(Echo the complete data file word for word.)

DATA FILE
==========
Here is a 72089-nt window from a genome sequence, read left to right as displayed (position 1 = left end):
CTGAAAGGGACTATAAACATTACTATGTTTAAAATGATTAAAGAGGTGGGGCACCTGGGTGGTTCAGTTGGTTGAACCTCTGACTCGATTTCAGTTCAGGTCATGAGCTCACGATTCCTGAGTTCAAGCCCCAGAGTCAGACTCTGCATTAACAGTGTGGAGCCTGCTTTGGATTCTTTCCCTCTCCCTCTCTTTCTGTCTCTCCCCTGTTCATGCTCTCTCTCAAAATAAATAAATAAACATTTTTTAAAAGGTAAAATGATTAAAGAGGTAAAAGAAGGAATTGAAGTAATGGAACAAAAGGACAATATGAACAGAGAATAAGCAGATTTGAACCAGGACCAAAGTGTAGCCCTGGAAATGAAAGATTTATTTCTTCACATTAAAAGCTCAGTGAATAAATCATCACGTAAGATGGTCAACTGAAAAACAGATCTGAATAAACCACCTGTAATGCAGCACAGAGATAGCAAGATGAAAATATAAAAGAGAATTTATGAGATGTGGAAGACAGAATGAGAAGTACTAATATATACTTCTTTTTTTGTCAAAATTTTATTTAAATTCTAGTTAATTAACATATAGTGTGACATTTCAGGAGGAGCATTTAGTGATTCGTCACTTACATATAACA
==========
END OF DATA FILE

Here is a 72089-nt window from a genome sequence, read left to right as displayed (position 1 = left end):
CTGAAAGGGACTATAAACATTACTATGTTTAAAATGATTAAAGAGGTGGGGCACCTGGGTGGTTCAGTTGGTTGAACCTCTGACTCGATTTCAGTTCAGGTCATGAGCTCACGATTCCTGAGTTCAAGCCCCAGAGTCAGACTCTGCATTAACAGTGTGGAGCCTGCTTTGGATTCTTTCCCTCTCCCTCTCTTTCTGTCTCTCCCCTGTTCATGCTCTCTCTCAAAATAAATAAATAAACATTTTTTAAAAGGTAAAATGATTAAAGAGGTAAAAGAAGGAATTGAAGTAATGGAACAAAAGGACAATATGAACAGAGAATAAGCAGATTTGAACCAGGACCAAAGTGTAGCCCTGGAAATGAAAGATTTATTTCTTCACATTAAAAGCTCAGTGAATAAATCATCACGTAAGATGGTCAACTGAAAAACAGATCTGAATAAACCACCTGTAATGCAGCACAGAGATAGCAAGATGAAAATATAAAAGAGAATTTATGAGATGTGGAAGACAGAATGAGAAGTACTAATATATACTTCTTTTTTTGTCAAAATTTTATTTAAATTCTAGTTAATTAACATATAGTGTGACATTTCAGGAGGAGCATTTAGTGATTCGTCACTTACATATAACA